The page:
How Do You Define American?

Although undocumented Americans are typically depicted as adults, many come as children through no choice of their own.

This raises a question: are high school graduates who were brought into this country at a young age less American than high school graduates born here? The legal answer is “yes,” which makes it difficult for these graduates to find well-paying jobs—even though they receive the same education as documented citizens.

In an attempt to discuss this complex issue, the Department of Multicultural Affairs and the Filipino Peace Club at Raritan Valley Community College screened “Documented: A film by an Undocumented American” on Jan. 29.

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The discussion of "Undocumented" on Jan. 29.

The film was written, directed and produced by Pulitzer Prize-winning journalist and undocumented American Jose Antonio Vargas, who came to the United States from the Philippines as a child. "Documented” recounts Vargas’s journey to America and his work as an immigration reform activist. Vargas is also the founder of “Define American,” an organization whose mission statement is “using the power of story to transcend politics and shift the conversation around citizenship.”

Following the film, students engaged in a discussion of how one defines “American.” One student referred to the United States as a “melting pot” where everyone has the ability to pursue happiness. But for children who find their way here illegally—such as Vargas—that pursuit is filled with obstacles.

After talking with a friend who came to the United States at 20 years old in 2003, he described America with the popular title, “the land of opportunity.” He said that “America seeks you more than you seek it.”

What makes our nation so appealing is that people are respected equally and the majority are striving to better their standard of living. Hard work will pay off and talent is appreciated, which is not the case in many other countries.

But 12 years after his arrival, he still fears deportation daily.

He claims the whole process to be “frustrating” and “malfunctioning.” With his tremendous people skills and the ability to speak over five languages, he would have enlisted in the Air Force and worked as an interpreter if he was able to.

As a person living here for over a decade, paying taxes, married to an American citizen with two children and working as a waiter for over 50 hours a week, is he less “American” than a person born here? While some may think so, it is hard to see what more one could ask for from an American.

It is only recently that legislation has pushed to fix the broken immigration system. In 2012 the Obama administration announced it would stop deporting certain undocumented Americans—commonly known as DREAMers—through the Deferred Action for Childhood Arrivals (DACA) policy.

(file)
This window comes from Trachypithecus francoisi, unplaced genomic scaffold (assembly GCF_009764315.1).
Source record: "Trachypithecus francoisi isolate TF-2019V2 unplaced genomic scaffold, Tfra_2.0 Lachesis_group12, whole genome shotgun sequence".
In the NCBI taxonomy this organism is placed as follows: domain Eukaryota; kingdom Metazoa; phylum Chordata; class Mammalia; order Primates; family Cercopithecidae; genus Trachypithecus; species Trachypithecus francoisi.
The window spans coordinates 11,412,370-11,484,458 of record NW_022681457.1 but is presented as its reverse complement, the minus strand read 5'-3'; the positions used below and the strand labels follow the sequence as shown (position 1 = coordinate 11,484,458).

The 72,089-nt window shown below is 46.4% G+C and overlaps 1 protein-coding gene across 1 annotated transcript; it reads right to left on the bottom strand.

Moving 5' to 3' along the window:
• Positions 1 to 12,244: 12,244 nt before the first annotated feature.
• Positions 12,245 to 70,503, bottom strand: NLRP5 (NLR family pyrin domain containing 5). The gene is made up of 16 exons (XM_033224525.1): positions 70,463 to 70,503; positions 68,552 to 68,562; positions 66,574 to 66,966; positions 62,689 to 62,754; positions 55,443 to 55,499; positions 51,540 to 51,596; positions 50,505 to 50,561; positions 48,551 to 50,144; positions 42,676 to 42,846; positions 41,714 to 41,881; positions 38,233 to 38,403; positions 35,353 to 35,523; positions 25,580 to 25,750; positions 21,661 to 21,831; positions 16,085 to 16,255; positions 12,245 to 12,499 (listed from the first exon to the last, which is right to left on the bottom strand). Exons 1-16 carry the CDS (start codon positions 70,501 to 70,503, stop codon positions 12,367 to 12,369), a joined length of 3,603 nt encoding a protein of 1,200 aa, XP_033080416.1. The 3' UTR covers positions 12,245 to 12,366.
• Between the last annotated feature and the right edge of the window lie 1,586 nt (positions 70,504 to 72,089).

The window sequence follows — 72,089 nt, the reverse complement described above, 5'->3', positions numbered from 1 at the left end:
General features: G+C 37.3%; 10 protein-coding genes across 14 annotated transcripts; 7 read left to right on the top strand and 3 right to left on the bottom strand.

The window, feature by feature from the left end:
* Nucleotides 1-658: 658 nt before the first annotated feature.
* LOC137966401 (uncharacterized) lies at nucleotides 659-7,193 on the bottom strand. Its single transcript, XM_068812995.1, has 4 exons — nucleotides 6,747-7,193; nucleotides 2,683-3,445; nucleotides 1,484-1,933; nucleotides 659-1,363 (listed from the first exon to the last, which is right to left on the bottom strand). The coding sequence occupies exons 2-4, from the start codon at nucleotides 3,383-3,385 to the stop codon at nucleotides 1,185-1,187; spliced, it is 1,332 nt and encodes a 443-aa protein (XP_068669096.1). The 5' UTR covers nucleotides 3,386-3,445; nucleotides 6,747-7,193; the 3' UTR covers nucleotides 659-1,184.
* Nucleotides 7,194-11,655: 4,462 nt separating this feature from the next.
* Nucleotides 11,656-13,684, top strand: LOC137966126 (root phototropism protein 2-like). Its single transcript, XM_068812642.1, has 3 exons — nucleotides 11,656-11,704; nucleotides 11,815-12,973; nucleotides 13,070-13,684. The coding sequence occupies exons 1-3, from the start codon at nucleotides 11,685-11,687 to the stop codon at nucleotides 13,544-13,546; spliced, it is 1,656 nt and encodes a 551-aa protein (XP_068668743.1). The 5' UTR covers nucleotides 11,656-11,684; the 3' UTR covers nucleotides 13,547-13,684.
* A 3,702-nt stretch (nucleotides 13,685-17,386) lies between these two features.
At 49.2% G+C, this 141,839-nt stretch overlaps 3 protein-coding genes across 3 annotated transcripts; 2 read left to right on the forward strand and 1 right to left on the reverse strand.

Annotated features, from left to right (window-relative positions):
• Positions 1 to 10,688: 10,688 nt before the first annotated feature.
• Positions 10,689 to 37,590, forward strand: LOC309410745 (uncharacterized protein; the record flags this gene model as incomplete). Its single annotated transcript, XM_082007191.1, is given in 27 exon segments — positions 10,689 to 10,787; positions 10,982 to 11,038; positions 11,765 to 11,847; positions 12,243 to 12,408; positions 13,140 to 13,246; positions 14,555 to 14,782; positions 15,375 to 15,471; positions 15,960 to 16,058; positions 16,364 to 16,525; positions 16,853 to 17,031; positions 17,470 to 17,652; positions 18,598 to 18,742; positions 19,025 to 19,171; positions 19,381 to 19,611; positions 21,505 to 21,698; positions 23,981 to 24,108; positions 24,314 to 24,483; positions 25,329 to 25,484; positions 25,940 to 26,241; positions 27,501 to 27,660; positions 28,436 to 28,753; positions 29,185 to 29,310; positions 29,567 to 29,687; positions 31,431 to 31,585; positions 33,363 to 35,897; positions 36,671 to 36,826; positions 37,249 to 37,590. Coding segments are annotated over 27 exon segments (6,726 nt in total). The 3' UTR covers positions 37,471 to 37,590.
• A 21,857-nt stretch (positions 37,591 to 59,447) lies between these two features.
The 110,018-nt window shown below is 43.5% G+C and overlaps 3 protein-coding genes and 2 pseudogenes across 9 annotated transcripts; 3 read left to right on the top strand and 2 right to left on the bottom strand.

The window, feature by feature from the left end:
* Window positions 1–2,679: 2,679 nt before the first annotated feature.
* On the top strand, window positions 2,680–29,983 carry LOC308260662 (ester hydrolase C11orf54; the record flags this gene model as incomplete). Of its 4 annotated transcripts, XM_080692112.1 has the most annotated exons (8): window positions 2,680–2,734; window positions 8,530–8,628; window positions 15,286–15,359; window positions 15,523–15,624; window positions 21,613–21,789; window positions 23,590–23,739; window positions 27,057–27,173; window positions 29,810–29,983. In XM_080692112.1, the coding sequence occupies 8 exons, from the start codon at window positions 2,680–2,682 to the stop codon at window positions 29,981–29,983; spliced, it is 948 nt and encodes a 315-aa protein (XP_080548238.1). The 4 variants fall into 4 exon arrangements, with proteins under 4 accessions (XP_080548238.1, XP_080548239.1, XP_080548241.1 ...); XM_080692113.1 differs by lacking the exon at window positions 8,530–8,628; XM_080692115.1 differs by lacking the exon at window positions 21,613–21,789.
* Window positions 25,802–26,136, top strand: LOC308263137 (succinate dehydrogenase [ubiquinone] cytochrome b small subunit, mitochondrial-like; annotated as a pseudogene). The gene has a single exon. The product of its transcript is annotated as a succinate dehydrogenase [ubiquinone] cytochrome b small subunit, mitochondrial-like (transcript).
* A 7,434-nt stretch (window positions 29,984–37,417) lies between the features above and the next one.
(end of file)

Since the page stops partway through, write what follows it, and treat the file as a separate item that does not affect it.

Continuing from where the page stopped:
DACA allows young students to qualify for temporary legal status and possible work authorization if the student is no older than 30, was younger than 16 when brought to the United States and has lived here for at least five years. Those who qualify must have no felony or misdemeanor convictions.

It is estimated that up to 1.4 million children and young adults could benefit from the policy change according to the Pew Hispanic Center—about 12% of the 11.7 million undocumented population currently in the United States according to the Pew Research Center.

The action gives hope to millions of families, but important obstacles remain. The order only halts deportations for two years and does not rule out deportation once that window closes. Those who qualify will need to reapply once the two years end.

In addition to DACA, in November of 2014 Obama announced the “Immigration Accountability Executive Action,” which will deport undocumented Americans who threaten national security and public safety. Those suspected of violent criminal activity, gang involvement or terrorism will be at the top of the deportation list.

Pending registration and passing criminal and national security background checks, the action also allows undocumented Americans who have lived in the United States for over five years, are parents of U.S. citizens or are Lawful Permanent Residents to stay in the United States. Those who qualify will have to reapply every three years. This action will streamline illegal immigration in hopes of boosting the economy.

The harsh reality, however, is that Americans are protective of their own. They do not wish to see opportunities taken away from their children and given to those not born within the proper borders. But does that make those people less deserving?

Many undertake jobs that no one else would want. Rarely do you hear of anyone wishing to be a hotel maid of an underpaid cook. We unknowing rely on those people while focusing on endeavors of grandeur.

Considering that being an American citizen is a privilege, not a right, I can see why some are against immigration. However, the issue of immigration will not get solved using current regulations. We still rely on archaic processes, forcing those who wish for better lives to keep wishing. If a concrete process is not implemented, this country will lose important talent.

Steven Rudden
Staff Writer / The Record
Steven Rudden is a staff writer for The Record and the SGA Representative for the Rotaract Club at Raritan Valley Community College. He majors in Communication Studies at RVCC. He hopes to work at an international news organization that will give him the chance to travel.

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